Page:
Letters to the Editor

Black people are at risk of being shot by police for their skin color

Health care professional Charles Kinsey, shot by a North Miami police officer on July 18 while trying to protect an autistic patient, made his first public appearance July 28 in Aventura, Fla.
Health care professional Charles Kinsey, shot by a North Miami police officer on July 18 while trying to protect an autistic patient, made his first public appearance July 28 in Aventura, Fla. Miami Herald/TNS

I noted with sadness the unsettling comments of Helen Saulsbury in her July 24 letter, “If you're not committing a crime, you won't get shot by police.” Oh how I wish that were true.

To be fair, Ms. Saulsbury laments the deadly ambushing of police officers, a sentiment with which I agree.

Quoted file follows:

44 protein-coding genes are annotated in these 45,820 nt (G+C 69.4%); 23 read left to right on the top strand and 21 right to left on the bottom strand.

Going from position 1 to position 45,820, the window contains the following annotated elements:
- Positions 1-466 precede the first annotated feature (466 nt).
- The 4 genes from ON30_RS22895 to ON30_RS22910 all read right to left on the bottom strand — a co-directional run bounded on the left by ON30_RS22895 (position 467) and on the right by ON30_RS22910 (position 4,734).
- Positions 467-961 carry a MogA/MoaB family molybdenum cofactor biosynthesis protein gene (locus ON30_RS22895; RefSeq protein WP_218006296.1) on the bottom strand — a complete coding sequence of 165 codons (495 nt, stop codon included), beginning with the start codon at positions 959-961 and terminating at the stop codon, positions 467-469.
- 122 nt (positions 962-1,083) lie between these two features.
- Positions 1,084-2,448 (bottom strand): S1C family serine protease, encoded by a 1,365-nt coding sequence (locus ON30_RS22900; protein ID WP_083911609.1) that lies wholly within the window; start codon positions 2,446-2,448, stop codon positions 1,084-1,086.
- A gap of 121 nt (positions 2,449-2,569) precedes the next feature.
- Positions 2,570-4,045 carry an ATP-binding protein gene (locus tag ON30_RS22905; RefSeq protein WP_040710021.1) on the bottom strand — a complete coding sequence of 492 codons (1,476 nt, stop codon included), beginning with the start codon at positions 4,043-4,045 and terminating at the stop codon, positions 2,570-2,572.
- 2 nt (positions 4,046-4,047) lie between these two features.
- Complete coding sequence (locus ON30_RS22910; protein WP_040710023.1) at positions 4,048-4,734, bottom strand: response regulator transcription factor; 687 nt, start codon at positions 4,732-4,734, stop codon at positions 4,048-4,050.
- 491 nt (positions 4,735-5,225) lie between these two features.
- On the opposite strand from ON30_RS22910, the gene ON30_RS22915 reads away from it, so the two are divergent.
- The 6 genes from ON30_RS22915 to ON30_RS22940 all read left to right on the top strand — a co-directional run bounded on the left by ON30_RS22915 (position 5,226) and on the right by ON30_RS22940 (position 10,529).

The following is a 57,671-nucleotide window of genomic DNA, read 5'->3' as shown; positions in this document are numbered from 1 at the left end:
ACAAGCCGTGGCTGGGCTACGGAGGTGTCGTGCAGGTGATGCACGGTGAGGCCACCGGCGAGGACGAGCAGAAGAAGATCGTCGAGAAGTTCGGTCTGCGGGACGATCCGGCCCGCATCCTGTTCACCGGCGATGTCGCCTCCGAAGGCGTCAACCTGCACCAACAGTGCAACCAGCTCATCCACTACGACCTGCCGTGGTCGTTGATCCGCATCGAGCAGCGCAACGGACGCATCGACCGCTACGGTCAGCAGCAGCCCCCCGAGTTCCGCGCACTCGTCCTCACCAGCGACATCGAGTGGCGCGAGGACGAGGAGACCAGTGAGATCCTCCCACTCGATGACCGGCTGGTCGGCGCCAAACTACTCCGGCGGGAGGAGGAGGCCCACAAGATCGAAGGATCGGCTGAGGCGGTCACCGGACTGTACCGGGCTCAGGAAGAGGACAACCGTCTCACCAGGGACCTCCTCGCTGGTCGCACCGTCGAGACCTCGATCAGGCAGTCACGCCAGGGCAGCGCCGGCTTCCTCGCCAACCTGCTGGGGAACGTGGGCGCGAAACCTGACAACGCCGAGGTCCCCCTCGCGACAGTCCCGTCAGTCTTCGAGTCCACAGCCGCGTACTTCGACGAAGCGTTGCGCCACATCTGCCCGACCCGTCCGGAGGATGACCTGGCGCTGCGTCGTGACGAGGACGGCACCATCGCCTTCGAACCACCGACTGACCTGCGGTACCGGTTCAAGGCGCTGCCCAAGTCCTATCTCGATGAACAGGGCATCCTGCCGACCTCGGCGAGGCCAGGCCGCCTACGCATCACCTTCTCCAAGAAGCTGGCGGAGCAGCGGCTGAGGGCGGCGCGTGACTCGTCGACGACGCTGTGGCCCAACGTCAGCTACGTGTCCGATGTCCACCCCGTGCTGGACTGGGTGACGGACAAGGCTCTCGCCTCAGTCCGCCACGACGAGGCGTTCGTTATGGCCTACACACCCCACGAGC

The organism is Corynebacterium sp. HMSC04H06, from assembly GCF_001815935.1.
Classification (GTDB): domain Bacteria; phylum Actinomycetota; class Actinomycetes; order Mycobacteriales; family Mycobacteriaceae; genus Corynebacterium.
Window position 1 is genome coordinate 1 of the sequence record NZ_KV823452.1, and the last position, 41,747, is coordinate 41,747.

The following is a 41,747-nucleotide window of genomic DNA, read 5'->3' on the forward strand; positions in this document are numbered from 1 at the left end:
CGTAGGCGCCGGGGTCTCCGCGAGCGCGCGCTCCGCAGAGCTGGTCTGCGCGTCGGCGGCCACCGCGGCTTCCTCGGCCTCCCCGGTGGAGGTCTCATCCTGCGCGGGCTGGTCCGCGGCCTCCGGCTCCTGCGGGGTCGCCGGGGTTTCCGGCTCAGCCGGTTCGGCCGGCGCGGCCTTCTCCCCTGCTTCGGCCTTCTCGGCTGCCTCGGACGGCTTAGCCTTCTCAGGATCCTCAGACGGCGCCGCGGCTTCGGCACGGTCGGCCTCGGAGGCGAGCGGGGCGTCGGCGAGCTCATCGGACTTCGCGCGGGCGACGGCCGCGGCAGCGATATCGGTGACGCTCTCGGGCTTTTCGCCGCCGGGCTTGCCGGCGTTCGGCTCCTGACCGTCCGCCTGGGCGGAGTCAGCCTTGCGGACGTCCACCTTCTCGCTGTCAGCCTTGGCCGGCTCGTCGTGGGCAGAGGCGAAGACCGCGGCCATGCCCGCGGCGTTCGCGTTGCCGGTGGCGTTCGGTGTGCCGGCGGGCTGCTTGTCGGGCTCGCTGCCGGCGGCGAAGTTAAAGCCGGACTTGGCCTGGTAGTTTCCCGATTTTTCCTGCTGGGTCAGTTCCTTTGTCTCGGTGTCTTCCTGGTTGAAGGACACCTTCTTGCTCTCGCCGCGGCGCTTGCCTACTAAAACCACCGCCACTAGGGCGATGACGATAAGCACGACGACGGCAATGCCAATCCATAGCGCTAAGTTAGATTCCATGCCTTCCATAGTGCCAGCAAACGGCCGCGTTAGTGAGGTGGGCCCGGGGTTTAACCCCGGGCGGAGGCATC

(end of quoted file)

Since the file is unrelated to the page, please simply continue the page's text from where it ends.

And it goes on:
She goes on to write: “One thing is for sure, if you’re not committing a crime — no matter what your skin color is — you have no chance of getting shot by law enforcement.”

Yet, consider another recent shooting event that disproves her claim:

Charles Kinsey was on his back and unarmed, holding his hands in the air, yelling, “don’t shoot.”

But North Miami Officer Jonathan Aledda shot the 47-year-old behavioral therapist who was helping an autistic patient anyway.

When Kinsey asked why he’d been shot in the leg, the officer replied, “I don’t know.”

Friends, this is despicable.

As a white person, I see that our country has problems that cannot be solved with guns. We need police with excellent training, for one.

It’s yet another example of what black people already know: All you have to do to be considered a threat is be black.

Rebecca Townsend, San Luis Obispo

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